Continuing on my quest of trying out the IEMs of the B-Series, this week I got a chance to spend some quality time with the most affordable of the series, the Final Audio B2. With a single balanced armature driver, how does it perform? Let’s take a closer look with this Final Audio B2 Review.
Final Audio B2 Review
In the Box
-Final Audio B2 IEMs
-Detachable MMCX cable with 3.5 mm connector
-Final Audio E-type eartips
-Cable removing grip
-Silicone carrying case
Look and Feel
The Final Audio B2 has a classy, mature design, featuring the same housing shape and size as the MAKE series. Its driver housing is made of albuminum, and has a dark, matte silver look. Combining hard and soft edges, the geometric shape of the B2 looks striking against its competitors.
In my hands, the Final Audio B2 feels strong and sturdy. Its driver housings have a little bit of a sense of weight. Likewise, the MMCX connection feels extremely secure.
Comfort and Fit
Because of its unique, angular shape, the Final Audio B2 fit extremely easily in my relatively small ears. I found a seal in my ear canal almost immediately. It has a medium size to its driver housing, so will work well for most ear sizes. Additionally, it was a comfortable fit, not feeling too tight.
The cable of the Final Audio B2 was a solid, manageable length and had a small footprint. Its MMCX connectors felt strong and secure. The conductors of the individual sides fit in the same jacket. Then when the wires of the left and right meet in the middle, they run alongside each other, staying in their individual jackets. Finally, the cable terminates to an L-shaped 3.5 mm connector.
While there isn’t much information on the Final Audio B-series yet, the Final Audio B2 has a single balanced armature driver. According to Final Audio, it’s sound should be quick with a wide dynamic range. Let’s get into the sound!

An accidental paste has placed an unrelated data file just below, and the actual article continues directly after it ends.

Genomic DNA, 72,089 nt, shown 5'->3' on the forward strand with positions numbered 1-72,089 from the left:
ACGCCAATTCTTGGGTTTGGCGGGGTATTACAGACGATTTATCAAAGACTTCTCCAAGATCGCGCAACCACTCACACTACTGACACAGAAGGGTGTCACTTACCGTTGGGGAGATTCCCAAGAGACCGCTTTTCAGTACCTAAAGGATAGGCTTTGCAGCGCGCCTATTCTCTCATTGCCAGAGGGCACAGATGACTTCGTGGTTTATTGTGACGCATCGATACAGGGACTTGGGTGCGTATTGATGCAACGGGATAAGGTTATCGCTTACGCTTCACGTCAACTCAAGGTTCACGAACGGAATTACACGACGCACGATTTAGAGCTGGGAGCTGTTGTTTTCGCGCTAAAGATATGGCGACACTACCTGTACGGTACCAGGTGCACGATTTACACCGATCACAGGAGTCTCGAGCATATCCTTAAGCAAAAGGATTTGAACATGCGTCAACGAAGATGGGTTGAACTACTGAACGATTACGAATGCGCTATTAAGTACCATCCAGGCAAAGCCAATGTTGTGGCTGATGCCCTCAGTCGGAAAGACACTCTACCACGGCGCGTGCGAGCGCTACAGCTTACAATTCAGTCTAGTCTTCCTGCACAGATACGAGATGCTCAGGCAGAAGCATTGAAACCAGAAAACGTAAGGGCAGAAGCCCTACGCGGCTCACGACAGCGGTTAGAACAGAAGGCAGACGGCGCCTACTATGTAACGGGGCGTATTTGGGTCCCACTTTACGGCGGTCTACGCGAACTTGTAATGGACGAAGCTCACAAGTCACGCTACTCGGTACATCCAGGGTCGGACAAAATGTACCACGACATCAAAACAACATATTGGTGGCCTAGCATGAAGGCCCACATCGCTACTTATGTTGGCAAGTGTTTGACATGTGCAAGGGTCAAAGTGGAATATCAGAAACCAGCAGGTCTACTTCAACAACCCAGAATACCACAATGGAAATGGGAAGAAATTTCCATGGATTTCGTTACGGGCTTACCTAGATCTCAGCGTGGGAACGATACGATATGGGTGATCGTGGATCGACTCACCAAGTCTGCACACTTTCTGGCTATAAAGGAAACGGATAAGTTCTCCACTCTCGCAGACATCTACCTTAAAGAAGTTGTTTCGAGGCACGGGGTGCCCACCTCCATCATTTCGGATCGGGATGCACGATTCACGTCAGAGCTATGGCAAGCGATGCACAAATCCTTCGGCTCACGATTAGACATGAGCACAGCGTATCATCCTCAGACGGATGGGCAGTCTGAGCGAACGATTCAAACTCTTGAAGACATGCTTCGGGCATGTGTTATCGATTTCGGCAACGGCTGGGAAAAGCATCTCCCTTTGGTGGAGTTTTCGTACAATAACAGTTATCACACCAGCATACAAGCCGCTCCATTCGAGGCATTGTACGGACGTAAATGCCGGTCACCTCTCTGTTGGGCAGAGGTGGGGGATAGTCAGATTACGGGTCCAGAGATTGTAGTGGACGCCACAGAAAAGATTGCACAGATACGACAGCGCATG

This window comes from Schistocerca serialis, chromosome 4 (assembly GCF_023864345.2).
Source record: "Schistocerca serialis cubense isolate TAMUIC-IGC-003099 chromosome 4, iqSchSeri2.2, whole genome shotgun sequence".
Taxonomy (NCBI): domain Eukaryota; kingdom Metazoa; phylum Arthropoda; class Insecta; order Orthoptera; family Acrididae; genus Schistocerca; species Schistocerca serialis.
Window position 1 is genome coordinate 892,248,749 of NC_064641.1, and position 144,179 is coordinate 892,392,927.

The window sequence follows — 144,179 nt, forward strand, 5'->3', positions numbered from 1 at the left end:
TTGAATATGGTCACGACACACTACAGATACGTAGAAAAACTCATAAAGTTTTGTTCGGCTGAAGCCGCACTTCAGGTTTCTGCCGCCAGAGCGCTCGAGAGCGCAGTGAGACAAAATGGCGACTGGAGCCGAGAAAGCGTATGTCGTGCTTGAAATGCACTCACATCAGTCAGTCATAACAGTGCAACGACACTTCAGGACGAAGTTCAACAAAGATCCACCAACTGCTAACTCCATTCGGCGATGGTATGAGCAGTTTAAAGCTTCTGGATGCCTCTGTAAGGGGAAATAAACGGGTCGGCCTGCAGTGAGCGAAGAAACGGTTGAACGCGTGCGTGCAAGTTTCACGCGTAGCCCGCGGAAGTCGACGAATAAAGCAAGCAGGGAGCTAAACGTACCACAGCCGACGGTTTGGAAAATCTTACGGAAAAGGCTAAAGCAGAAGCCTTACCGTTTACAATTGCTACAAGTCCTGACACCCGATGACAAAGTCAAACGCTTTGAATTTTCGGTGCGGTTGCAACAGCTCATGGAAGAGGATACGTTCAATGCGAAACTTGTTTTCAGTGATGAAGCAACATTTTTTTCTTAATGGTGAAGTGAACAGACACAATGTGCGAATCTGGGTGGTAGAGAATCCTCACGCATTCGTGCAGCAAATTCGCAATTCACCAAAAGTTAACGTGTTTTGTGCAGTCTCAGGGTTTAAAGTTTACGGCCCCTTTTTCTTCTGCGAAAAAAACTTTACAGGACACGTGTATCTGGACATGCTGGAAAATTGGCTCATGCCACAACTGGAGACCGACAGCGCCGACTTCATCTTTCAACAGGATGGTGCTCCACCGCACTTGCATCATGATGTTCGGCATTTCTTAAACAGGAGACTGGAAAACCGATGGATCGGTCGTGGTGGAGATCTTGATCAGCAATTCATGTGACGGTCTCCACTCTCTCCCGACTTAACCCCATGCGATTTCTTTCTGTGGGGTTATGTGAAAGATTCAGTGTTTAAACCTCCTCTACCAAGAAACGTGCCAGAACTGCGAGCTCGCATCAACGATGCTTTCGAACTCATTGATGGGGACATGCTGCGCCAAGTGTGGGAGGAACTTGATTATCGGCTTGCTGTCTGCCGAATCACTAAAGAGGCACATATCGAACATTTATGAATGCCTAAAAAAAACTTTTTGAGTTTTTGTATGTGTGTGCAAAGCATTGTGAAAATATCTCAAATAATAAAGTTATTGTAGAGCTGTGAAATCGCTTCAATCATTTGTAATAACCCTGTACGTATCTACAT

The low frequencies of the Final Audio B2 sound clear and even with a little bit of a boost around what sounded like 60 Hz. Additionally, have reach deeply, having a subtle feeling of extension to them. However, the overall level of the lows is a little bit light. Kick drums, for example, have a sense of punchiness in overall feel to them, but sit slightly quieter than a basshead might prefer. Their subtlety has nuance, and as a result, this low end works well for genres that don’t need too much extra bass boost, but still benefit from tightness and a little punch.
For example, when I was listening to the song Desperado by Rihanna, the bass synth reaches deeply and provides a feeling of groove to the song. However, it is a little bit quieter in the mix than I usually prefer. Its role remains impactful because of its clarity and thus consistent sustain.
The middle frequencies of the Final Audio B2 are clean and clear, with a feeling of quickness and fullness. With emphasis in the low-mids around what sounded like 150-200 Hz, bass guitars, low cellos, pianos, and synths have a sense of separation from the lows below them. Additionally, I was impressed because these instruments also seemed to have a feeling of separation between the midrange instruments above them. In addition to its low-mid boost, even greater emphasis is placed on the high-mids, around what sounded like between 2 kHz and 4 kHz. This emphasis brings forward the snaps and attacks of drums, as well as vocals and hammers of pianos. There is an interesting feeling of separation with these IEMs, one that marries togetherness and separation. As a result, mixes feel solid and uniform, while also showcasing individual instruments.